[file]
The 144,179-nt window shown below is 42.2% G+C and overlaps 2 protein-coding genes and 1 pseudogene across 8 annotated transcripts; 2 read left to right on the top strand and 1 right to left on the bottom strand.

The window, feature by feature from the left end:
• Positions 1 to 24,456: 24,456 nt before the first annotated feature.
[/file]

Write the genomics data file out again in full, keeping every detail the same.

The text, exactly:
The 144,179-nt window shown below is 42.2% G+C and overlaps 2 protein-coding genes and 1 pseudogene across 8 annotated transcripts; 2 read left to right on the top strand and 1 right to left on the bottom strand.

The window, feature by feature from the left end:
• Positions 1 to 24,456: 24,456 nt before the first annotated feature.